Not every interesting show is at a ‘hot’ gallery. The current shows at Waterhouse & Dodd, better known for their secondary market activity, and Long & Ryle, who have a somewhat conservative roster, are cases in point. The former has Juliette Losq’s technically impressive watercolours (‘Terra Infirma’ to 12 Nov). Losq finds a modern space for the picturesque in London’s zones of marginal nature, somewhere between the romantic sublime and its modern corruption. The latter is often represented by graffiti made painterly, though in the most radical piece it’s the patterns of pylons which appear on the side of a cabinet rendered function-free by plywood paintings cascading like tongued vegetation from the drawers.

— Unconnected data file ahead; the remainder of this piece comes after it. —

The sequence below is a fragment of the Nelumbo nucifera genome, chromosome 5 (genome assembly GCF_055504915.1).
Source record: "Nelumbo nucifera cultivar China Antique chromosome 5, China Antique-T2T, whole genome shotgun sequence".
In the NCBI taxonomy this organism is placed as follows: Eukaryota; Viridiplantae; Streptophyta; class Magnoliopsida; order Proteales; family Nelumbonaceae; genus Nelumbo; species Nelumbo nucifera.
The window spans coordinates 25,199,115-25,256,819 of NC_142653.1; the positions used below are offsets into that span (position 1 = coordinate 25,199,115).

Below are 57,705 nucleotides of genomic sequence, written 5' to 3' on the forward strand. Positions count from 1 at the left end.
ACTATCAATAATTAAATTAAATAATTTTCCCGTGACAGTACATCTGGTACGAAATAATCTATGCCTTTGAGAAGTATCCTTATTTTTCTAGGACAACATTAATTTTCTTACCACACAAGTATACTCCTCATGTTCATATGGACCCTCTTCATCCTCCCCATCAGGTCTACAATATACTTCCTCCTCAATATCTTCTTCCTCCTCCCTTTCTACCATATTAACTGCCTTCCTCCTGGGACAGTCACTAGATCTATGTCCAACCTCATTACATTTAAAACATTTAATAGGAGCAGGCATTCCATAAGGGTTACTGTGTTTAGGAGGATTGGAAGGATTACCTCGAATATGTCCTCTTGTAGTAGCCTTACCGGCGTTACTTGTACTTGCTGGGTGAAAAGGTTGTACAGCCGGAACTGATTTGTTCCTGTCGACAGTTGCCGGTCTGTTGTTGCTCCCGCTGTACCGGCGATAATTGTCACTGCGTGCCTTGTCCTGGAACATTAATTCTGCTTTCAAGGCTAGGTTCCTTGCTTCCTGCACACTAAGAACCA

At Long & Ryle David Wightman’s apparent subject (‘Empire’ to 11 Nov) is imagined mountains by lakes, which he collages out of shapes cut from textured wallpaper. The textures, which Wightman paints over in acrylic, can be read as geological strata or rippling waves. Are the paintings bland substitutes for the wallpaper they incorporate? Wightman sets up the possibility in order to refute it: his colours are intrusively improbable as decorative schemes and more suggestive of pollution than of nature. Celestine iv sets an ice cream mountain against a sulphurous pool and an ink-dense sky. Joseph Albers and Michael Craig Martin come to mind as we see how the same landscape template can be varied by changing both colour and textured pattern. It turns out that the paintings are, primarily, abstractly-motivated experiments with a language.
David Wightman: ‘Celestine iv’, 2016 – acrylic and collaged wallpaper on canvas, 70 x 105 cm
Most days art Critic Paul Carey-Kent spends hours on the train, traveling between his home in Southampton and his day job in London. Could he, we asked, jot down whatever came into his head?